Emission Controls and Monitoring
Emission Controls and Monitoring Figures
Source: EPA, 2019
Last updated: 06/2019
ARP and CSAPR SO₂ Program Controls and Monitoring
- Units with advanced flue gas desulfurization (FGD) controls (also known as scrubbers) accounted for 76 percent of coal-fired units and 83 percent of coal-fired electricity generation, measured in megawatt hours, or MWh, in 2017.
- In 2017, 30 percent of CSAPR units (including 100 percent of coal-fired units) monitored SO₂ emissions using CEMS. Ninety-nine percent of SO₂ emissions were measured by CEMS.
CSAPR NOₓ Annual Program Controls and Monitoring
- Seventy-nine percent of fossil fuel-fired generation (as measured in megawatt hours, or MWh) was produced by units with advanced pollution controls (either selective catalytic reduction [SCR] or selective non-catalytic reduction [SNCR]).
- In 2017, the 298 coal-fired units with advanced add-on controls (either SCRs or SNCRs) generated 77 percent of coal-fired electricity. At oil- and natural gas-fired units, SCR- and SNCR- controlled units produced 82 percent of generation.
- In 2017, 69 percent of CSAPR units (including 100 percent of coal-fired units) monitored NOₓ emissions using CEMS. Ninety-nine percent of NOₓ emissions were measured by CEMS.
CSAPR NOₓ Ozone Season Program Controls and Monitoring
- Seventy-one percent of all the fossil fuel-fired generation (as measured in megawatt hours, or MWh) was produced by units with advanced pollution controls (either SCRs or SNCRs).
- In 2017, 278 units with advanced add-on controls (either SCR or SNCR) accounted for 71 percent of coal-fired generation. At oil- and natural gas-fired units, SCR- and SNCR-controlled units produced 71 percent of generation.
- In 2017, 75 percent of CSAPR units (including 100 percent of coal-fired units) monitored ozone season NOₓ emissions using CEMS. Ninety-nine percent of ozone season NOₓ emissions were measured by CEMS.
MATS Controls and Monitoring
- In 2017, 530 units at 235 facilities reported continuous mercury emissions data to EPA under MATS. Fifty-six percent of MATS units reporting mercury emissions and 44 percent of the electricity generation at MATS reporting units used activated carbon injection (ACI), a mercury-specific pollution control method to reduce mercury emissions and SO₂.
- About 78 percent of units that reported continuous mercury emissions data (or 87 percent of the total electricity generation from units that reported data) reported the use of advanced controls, such as wet scrubbers, dry scrubbers, or ACI, to reduce hazardous air pollutant emissions in 2017. These controls also reduce other pollutants, including SO₂. Some oil-fired units are able to meet the MATS emission limits through the use of particulate matter (PM) controls such as electrostatic precipitators (ESPs) or fabric filters (FFs).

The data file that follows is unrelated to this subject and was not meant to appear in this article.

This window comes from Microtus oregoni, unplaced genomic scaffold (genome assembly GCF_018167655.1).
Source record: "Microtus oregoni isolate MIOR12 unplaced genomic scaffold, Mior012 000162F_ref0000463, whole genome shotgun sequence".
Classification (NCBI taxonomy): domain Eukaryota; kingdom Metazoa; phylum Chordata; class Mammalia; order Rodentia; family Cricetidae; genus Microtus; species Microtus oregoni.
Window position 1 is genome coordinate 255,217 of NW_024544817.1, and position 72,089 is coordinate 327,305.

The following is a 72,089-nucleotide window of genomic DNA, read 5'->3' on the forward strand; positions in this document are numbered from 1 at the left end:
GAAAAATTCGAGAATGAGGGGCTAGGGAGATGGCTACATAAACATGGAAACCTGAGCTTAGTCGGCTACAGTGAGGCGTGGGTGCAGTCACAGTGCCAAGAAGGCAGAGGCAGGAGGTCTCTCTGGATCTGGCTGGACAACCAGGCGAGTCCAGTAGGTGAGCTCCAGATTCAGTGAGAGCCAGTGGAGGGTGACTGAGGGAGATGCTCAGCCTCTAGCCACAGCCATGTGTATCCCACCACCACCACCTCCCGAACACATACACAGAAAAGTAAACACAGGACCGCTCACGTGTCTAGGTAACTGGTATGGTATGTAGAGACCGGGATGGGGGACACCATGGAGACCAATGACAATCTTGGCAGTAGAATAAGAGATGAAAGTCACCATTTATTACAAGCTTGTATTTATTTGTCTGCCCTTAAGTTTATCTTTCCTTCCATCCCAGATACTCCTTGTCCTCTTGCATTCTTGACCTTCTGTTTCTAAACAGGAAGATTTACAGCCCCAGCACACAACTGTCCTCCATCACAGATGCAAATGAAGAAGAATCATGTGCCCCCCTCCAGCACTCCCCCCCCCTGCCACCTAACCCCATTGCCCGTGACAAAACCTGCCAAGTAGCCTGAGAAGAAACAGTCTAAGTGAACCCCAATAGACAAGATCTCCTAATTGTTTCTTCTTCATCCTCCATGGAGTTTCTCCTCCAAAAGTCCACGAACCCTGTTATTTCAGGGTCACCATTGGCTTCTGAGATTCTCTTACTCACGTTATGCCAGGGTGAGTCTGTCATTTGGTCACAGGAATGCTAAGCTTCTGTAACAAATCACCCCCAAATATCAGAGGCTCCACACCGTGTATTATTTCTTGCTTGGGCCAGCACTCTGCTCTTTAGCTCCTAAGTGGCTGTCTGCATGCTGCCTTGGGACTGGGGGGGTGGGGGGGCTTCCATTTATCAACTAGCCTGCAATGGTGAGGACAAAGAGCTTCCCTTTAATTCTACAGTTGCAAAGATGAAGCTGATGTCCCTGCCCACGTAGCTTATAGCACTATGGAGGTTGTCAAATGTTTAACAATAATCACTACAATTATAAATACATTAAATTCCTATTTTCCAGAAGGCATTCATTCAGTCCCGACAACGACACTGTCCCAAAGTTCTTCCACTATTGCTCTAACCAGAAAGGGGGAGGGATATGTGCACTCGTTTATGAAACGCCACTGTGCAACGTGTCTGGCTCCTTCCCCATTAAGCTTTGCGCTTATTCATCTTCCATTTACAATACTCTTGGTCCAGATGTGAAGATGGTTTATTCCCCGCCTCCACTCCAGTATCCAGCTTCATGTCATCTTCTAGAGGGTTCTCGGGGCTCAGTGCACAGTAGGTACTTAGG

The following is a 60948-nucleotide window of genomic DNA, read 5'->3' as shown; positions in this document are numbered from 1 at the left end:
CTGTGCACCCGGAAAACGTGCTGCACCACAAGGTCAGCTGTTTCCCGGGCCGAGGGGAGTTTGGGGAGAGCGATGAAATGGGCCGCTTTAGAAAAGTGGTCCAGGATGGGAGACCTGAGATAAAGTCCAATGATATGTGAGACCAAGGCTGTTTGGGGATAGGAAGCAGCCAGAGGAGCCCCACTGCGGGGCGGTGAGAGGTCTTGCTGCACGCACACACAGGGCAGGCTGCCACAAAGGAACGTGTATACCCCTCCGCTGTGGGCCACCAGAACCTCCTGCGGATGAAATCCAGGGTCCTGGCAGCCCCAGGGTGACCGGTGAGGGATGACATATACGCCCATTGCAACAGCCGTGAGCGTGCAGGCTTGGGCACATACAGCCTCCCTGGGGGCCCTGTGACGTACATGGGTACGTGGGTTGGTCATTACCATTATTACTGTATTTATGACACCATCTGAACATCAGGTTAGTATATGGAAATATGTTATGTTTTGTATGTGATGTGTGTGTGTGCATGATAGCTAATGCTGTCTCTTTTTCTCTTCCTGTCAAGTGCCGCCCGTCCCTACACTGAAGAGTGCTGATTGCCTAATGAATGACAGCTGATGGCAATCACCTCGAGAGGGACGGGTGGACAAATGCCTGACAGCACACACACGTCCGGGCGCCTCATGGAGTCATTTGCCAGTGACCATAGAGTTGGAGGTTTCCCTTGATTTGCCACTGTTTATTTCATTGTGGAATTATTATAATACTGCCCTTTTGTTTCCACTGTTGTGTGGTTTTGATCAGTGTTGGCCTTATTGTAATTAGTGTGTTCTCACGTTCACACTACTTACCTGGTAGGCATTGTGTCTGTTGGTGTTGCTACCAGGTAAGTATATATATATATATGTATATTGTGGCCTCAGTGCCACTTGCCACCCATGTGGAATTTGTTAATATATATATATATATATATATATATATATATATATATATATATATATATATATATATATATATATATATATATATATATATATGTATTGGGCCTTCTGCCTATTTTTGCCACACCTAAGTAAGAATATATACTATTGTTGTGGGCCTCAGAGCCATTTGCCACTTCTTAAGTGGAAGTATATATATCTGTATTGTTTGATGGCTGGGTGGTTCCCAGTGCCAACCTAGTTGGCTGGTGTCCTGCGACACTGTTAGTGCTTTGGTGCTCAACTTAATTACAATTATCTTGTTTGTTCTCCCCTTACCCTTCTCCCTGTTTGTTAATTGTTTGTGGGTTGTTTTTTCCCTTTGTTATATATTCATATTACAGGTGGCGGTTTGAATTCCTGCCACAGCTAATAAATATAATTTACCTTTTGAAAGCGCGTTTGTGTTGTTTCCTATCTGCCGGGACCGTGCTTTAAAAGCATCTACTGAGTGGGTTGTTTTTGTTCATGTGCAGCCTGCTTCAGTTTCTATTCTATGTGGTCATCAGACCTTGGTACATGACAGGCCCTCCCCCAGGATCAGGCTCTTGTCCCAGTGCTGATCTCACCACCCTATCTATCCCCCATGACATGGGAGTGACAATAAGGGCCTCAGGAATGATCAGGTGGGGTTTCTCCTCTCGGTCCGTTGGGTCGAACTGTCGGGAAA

Continuous Emission Monitoring Systems (CEMS)
EPA has developed detailed procedures codified in federal regulations (40 CFR Part 75) to ensure that sources monitor and report emissions with a high degree of precision, reliability, accuracy, and timeliness. Sources are required to use CEMS or other approved methods to record and report pollutant emissions data. Sources conduct stringent quality assurance tests of their monitoring systems to ensure the accuracy of emissions data and to provide assurance to market participants that a ton of emissions measured at one facility is equivalent to a ton measured at a different facility. EPA conducts comprehensive electronic and field data audits to validate the reported data. While some units with low levels of SO₂ and NOₓ emissions are allowed to use other approved monitoring methods, the vast majority of SO₂ and NOₓ emissions are measured by CEMS.
Under MATS measurement regulations (40 CFR part 63), affected units can continuously measure emissions using CEMS for mercury, SO₂, HCl, PM, and HF, or sorbent traps for Hg. Some qualifying units with low emissions can conduct periodic stack tests in lieu of continuous monitoring.
SO₂ Emission Controls
Sources in ARP and the CSAPR SO₂ program have a number of SO₂ emission control options available. These include switching to low sulfur coal or natural gas, employing various types of FGDs, or, in the case of fluidized bed boilers, injecting limestone into the furnace. FGDs – also known as scrubbers – on coal-fired electricity generating units are the principal means of controlling SO₂ emissions and tend to be present on the highest generating coal-fired units.
NOₓ Emission Controls
Sources in ARP and the CSAPR NOₓ annual and ozone season programs have a variety of options by which to reduce NOₓ emissions, including advanced post-combustion controls such as SCR or SNCR, and combustion controls, such as low NOₓ burners.
Hazardous Air Pollutant Controls
Sources in MATS have a number of options available to reduce hazardous air pollutants (HAPs), including mercury, PM (a surrogate for toxic non-mercury metals), HCl, HF, and other acid gases. Sources can improve operation of existing controls, add pollution controls, and switch fuels (including coal blending). Specific pollution control devices that reduce mercury and HCl include wet FGDs (scrubbers), activated carbon injection (ACI), dry sorbent injection (DSI), and fabric filters.